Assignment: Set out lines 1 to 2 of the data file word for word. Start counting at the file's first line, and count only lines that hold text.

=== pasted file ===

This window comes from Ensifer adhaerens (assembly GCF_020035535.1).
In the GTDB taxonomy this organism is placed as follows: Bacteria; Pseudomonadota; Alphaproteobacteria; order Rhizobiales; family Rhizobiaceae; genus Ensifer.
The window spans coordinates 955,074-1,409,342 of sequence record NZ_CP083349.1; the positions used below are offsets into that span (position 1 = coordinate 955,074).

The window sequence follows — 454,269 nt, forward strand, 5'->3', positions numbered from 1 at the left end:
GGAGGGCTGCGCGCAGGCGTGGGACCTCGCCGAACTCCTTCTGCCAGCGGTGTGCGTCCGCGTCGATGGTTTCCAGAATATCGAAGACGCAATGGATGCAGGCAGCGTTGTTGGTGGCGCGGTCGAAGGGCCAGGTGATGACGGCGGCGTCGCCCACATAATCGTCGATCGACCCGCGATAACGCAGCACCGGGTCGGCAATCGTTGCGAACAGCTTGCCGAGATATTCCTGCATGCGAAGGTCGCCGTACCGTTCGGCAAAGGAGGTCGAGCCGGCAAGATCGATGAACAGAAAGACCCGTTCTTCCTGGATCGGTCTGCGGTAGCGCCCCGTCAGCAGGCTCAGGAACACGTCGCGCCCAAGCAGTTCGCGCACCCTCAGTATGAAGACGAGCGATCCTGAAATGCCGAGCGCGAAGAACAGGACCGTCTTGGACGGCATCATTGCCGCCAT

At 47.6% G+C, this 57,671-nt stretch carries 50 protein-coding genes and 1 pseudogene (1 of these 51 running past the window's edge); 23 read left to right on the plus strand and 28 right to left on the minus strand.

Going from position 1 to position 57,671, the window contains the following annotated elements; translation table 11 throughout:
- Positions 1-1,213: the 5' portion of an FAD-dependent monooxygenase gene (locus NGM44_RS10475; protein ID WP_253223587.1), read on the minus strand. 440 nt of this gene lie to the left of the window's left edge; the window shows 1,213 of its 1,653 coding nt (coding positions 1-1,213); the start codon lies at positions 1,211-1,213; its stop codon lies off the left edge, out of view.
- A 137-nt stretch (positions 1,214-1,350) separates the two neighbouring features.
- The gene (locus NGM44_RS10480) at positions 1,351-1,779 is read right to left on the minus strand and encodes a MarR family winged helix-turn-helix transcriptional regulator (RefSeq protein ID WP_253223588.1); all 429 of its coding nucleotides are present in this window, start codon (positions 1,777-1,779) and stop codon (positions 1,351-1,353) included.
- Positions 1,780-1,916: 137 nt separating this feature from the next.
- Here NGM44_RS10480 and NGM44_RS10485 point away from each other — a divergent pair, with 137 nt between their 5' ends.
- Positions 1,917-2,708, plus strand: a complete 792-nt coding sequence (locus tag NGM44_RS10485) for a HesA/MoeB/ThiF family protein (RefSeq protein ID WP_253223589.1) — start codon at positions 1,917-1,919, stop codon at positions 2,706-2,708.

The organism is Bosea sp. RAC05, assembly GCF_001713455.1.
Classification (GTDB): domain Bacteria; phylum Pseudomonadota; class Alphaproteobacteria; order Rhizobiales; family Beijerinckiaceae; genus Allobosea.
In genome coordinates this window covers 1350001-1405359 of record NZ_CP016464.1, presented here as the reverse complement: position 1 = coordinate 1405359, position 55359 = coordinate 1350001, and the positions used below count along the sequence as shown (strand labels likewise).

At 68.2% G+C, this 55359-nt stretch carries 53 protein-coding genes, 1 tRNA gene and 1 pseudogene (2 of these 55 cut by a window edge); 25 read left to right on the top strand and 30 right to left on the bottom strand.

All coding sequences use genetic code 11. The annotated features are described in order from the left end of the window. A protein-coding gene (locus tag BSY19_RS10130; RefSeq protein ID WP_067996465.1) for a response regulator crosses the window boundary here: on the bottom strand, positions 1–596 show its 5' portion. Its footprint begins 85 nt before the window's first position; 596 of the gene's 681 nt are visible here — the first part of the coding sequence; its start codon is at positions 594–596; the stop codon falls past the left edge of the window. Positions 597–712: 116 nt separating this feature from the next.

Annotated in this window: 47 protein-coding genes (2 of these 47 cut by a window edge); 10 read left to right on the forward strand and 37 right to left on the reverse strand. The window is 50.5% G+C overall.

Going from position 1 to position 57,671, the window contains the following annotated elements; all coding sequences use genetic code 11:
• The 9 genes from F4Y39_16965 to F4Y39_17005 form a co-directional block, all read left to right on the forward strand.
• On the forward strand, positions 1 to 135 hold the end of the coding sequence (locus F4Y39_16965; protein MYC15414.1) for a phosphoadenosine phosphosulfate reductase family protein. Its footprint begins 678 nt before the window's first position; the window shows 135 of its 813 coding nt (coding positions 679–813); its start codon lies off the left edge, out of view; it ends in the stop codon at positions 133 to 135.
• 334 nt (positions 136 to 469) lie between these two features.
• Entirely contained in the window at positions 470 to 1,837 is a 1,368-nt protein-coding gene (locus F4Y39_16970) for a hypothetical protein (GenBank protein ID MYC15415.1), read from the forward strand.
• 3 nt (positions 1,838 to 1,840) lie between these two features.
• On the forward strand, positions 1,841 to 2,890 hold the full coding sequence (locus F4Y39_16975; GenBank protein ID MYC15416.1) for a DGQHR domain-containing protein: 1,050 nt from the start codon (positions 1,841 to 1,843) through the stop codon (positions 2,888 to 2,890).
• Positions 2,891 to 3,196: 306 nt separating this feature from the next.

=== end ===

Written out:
This window comes from Ensifer adhaerens (assembly GCF_020035535.1).
In the GTDB taxonomy this organism is placed as follows: Bacteria; Pseudomonadota; Alphaproteobacteria; order Rhizobiales; family Rhizobiaceae; genus Ensifer.